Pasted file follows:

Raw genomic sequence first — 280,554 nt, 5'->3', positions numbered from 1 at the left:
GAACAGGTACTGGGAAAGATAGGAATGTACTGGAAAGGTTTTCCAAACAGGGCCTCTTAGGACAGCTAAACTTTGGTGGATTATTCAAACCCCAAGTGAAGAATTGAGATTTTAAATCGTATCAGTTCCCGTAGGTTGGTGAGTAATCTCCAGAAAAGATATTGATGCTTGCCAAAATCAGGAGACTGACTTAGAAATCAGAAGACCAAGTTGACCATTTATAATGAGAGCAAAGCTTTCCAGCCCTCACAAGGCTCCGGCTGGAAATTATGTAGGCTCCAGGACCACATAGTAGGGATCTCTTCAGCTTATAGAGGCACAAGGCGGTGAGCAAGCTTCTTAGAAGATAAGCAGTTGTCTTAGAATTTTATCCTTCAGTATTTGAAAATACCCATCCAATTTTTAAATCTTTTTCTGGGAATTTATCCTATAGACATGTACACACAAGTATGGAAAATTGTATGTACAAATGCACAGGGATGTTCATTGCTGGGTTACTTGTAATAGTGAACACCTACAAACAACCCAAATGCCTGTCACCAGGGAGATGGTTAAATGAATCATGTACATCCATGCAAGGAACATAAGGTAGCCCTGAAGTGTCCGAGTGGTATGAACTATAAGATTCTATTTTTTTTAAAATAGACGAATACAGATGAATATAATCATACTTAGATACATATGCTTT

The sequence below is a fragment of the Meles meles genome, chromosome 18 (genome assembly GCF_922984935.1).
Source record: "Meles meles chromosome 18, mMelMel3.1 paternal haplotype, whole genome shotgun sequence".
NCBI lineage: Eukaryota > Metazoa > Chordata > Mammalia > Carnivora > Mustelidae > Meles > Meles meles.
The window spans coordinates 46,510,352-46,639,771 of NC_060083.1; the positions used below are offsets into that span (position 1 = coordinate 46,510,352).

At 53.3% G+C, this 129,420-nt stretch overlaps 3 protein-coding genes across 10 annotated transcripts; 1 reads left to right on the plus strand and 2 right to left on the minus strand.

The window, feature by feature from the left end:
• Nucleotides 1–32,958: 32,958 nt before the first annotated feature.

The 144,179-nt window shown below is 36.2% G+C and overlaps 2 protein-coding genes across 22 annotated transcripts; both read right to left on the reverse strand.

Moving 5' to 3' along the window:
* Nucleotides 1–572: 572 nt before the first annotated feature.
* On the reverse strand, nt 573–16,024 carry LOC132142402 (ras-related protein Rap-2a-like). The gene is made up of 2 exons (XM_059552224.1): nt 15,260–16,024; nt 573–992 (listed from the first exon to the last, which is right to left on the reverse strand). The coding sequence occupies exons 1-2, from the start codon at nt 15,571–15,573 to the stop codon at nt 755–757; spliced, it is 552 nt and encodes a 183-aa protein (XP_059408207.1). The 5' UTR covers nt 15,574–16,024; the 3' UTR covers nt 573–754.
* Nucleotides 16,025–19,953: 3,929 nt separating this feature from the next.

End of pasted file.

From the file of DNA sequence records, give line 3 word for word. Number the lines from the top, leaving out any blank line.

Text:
The sequence below is a fragment of the Meles meles genome, chromosome 18 (genome assembly GCF_922984935.1).